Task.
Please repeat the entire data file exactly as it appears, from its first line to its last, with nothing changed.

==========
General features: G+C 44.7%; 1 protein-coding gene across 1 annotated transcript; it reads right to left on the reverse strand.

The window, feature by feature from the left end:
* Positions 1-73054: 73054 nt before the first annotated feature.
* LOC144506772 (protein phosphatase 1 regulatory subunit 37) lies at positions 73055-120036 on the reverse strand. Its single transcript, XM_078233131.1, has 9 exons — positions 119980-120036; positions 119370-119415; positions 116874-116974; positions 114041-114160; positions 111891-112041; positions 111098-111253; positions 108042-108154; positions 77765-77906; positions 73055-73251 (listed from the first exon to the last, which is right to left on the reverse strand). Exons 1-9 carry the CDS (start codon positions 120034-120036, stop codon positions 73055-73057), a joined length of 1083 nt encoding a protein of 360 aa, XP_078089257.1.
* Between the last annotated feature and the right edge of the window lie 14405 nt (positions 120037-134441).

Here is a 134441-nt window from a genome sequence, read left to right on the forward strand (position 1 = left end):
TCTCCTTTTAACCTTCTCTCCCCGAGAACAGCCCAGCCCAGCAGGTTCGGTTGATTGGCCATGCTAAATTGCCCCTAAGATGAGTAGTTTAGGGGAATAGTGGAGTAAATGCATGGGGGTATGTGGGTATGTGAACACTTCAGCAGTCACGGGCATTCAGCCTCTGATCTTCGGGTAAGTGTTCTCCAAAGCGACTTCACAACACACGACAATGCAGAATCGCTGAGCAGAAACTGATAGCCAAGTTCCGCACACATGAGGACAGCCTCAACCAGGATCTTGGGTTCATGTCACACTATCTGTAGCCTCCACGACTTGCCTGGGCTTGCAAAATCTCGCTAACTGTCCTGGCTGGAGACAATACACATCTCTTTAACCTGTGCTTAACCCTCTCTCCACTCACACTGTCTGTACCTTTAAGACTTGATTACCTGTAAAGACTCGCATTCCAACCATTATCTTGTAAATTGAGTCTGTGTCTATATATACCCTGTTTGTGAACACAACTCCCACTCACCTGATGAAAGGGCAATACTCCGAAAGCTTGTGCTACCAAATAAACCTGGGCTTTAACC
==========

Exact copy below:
General features: G+C 44.7%; 1 protein-coding gene across 1 annotated transcript; it reads right to left on the reverse strand.

The window, feature by feature from the left end:
* Positions 1-73054: 73054 nt before the first annotated feature.
* LOC144506772 (protein phosphatase 1 regulatory subunit 37) lies at positions 73055-120036 on the reverse strand. Its single transcript, XM_078233131.1, has 9 exons — positions 119980-120036; positions 119370-119415; positions 116874-116974; positions 114041-114160; positions 111891-112041; positions 111098-111253; positions 108042-108154; positions 77765-77906; positions 73055-73251 (listed from the first exon to the last, which is right to left on the reverse strand). Exons 1-9 carry the CDS (start codon positions 120034-120036, stop codon positions 73055-73057), a joined length of 1083 nt encoding a protein of 360 aa, XP_078089257.1.
* Between the last annotated feature and the right edge of the window lie 14405 nt (positions 120037-134441).

Here is a 134441-nt window from a genome sequence, read left to right on the forward strand (position 1 = left end):
TCTCCTTTTAACCTTCTCTCCCCGAGAACAGCCCAGCCCAGCAGGTTCGGTTGATTGGCCATGCTAAATTGCCCCTAAGATGAGTAGTTTAGGGGAATAGTGGAGTAAATGCATGGGGGTATGTGGGTATGTGAACACTTCAGCAGTCACGGGCATTCAGCCTCTGATCTTCGGGTAAGTGTTCTCCAAAGCGACTTCACAACACACGACAATGCAGAATCGCTGAGCAGAAACTGATAGCCAAGTTCCGCACACATGAGGACAGCCTCAACCAGGATCTTGGGTTCATGTCACACTATCTGTAGCCTCCACGACTTGCCTGGGCTTGCAAAATCTCGCTAACTGTCCTGGCTGGAGACAATACACATCTCTTTAACCTGTGCTTAACCCTCTCTCCACTCACACTGTCTGTACCTTTAAGACTTGATTACCTGTAAAGACTCGCATTCCAACCATTATCTTGTAAATTGAGTCTGTGTCTATATATACCCTGTTTGTGAACACAACTCCCACTCACCTGATGAAAGGGCAATACTCCGAAAGCTTGTGCTACCAAATAAACCTGGGCTTTAACC